Problem

# A collimated light beam is incident normally on three very narrow, identical slits. At the...

A collimated light beam is incident normally on three very narrow, identical slits. At the center of the pattern projected on a screen, the irradiance is Imax.

a. If the irradiance IP at some point P on the screen is zero, what is the phase difference between light arriving at P from neighboring slits?

b. If the phase difference between light waves arriving at P from neighboring slits is π, determine the ratio IP/Imax.

c. What is IP/Imax at the first principal maximum?

d. If the average irradiance on the entire screen is Iav, what is the ratio IP/Iav at the central maximum?

#### Step-by-Step Solution

Solution 1

(a)

Given that light is incident normally on three very narrow identical slits.

When there are $$N$$ identical slits, then the amplitude phasors form a closed polygon with equal sides and the phase difference between the adjacent amplitudes is $$\frac{2 \pi}{N}$$.

Therefore here for three slits the amplitude phasors makes polygon of 3 sides. Therefore the polygon formed is an equilateral triangle.

Then the phase difference between the adjacent phasors is $$\varphi=\frac{2 \pi}{3}=120^{\circ}$$

(b)

Now the phase difference between light waves arriving at $$\mathrm{P}$$ from neighboring slits is $$\pi$$. Therefore the alternate phasors are opposite to each other. Therefore for the resultant amplitude, out of three amplitudes two will cancel each other and only one will remain.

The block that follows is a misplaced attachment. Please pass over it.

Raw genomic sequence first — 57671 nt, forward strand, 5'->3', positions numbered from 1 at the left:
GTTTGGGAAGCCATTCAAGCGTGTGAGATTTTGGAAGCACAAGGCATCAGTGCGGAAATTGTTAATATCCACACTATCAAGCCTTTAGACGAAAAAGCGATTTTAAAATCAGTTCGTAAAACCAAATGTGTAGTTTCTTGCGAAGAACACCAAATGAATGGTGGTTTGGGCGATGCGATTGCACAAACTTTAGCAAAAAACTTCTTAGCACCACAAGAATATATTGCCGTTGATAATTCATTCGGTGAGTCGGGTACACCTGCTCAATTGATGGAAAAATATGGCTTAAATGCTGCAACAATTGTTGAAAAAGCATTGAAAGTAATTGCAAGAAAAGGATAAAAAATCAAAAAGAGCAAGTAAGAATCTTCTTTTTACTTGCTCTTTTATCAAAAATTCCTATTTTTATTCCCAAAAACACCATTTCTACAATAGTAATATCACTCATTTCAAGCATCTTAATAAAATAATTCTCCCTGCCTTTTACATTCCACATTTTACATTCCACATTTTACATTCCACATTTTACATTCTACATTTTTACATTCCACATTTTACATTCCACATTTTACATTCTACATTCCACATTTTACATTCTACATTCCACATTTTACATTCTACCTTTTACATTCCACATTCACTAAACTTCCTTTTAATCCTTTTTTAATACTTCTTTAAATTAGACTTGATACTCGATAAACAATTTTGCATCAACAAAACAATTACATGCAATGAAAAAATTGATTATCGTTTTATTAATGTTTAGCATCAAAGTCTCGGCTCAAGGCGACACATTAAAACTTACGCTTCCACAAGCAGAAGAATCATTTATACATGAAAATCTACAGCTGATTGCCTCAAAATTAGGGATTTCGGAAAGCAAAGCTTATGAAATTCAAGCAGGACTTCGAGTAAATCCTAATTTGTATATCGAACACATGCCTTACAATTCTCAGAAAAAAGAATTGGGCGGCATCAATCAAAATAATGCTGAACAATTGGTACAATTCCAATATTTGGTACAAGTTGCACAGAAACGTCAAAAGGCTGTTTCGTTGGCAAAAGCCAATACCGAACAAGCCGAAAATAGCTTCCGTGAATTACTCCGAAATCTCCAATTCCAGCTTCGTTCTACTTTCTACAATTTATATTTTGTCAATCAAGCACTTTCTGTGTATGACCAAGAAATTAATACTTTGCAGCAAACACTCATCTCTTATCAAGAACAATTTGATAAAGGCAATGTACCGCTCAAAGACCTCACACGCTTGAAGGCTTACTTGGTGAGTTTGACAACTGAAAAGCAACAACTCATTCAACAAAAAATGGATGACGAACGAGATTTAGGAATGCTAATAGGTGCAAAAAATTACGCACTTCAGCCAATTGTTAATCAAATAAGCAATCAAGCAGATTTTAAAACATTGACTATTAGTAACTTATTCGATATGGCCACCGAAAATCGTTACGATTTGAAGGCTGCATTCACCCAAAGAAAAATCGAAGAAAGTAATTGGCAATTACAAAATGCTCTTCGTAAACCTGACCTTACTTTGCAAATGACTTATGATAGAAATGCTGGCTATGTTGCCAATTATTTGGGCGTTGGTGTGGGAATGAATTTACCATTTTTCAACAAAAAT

Therefore the amplitude at point $$\mathrm{P}$$ will be $$E=\left(E_{0}\right)+\left(-E_{0}\right)+\left(E_{0}\right)=E_{0}$$

Therefore the irradiance at point $$P$$ will be proportional to $$E^{2}$$

Therefore $$I_{P}=E_{0}^{2}$$

And the amplitudes reaching the central spot are in phase with each other.

Therefore the amplitude at center will be $$E_{\max }=E_{0}+E_{0}+E_{0}=3 E_{0}$$

Then the irradiance at the center will be proportional to square of $$E_{\max }$$

Therefore,

\begin{aligned} I_{\max } &=\left(3 E_{0}\right)^{2} \\ &=9 E_{0}^{2} \end{aligned}

Then $$\frac{I_{p}}{I_{\max }}=\frac{E_{0}^{2}}{9 E_{0}^{2}}$$

$$I_{p}=\frac{1}{9} I_{\max }$$

(c)

The principal maximum takes place for $$p=0, \pm N, \pm 2 N, \ldots$$

For the first principal maximum $$p=\pm N$$

Then the first principal maximum $$I_{p}=N^{2} I_{0}$$

But we have $$I_{\max }=N^{2} I_{0}$$

Then for principal maximum,

$$\begin{gathered} \frac{I_{P}}{I_{\max }}=\frac{N^{2} I_{0}}{N^{2} I_{0}} \\ I_{p}=I_{\max } \end{gathered}$$

(d)

If $$I_{0}$$ is the irradiance coming from each slit on to the screen, then the average irradiance on the screen will be $$I_{\sigma r}=I_{0}+I_{0}+I_{0}=3 I_{0}$$ (since there are three slits)

But the irradiance at principal maximum $$I_{p}=N^{2} I_{0}$$

\begin{aligned} &I_{P}=(3)^{2} I_{0} \\ &I_{P}=9 I_{0} \\ &\frac{I_{P}}{I_{a v}}=\frac{9 I_{0}}{3 I_{0}} \\ &\frac{I_{p}}{I_{\alpha v}}=3 \\ & I_{p}=3 I_{\text {av }} \end{aligned}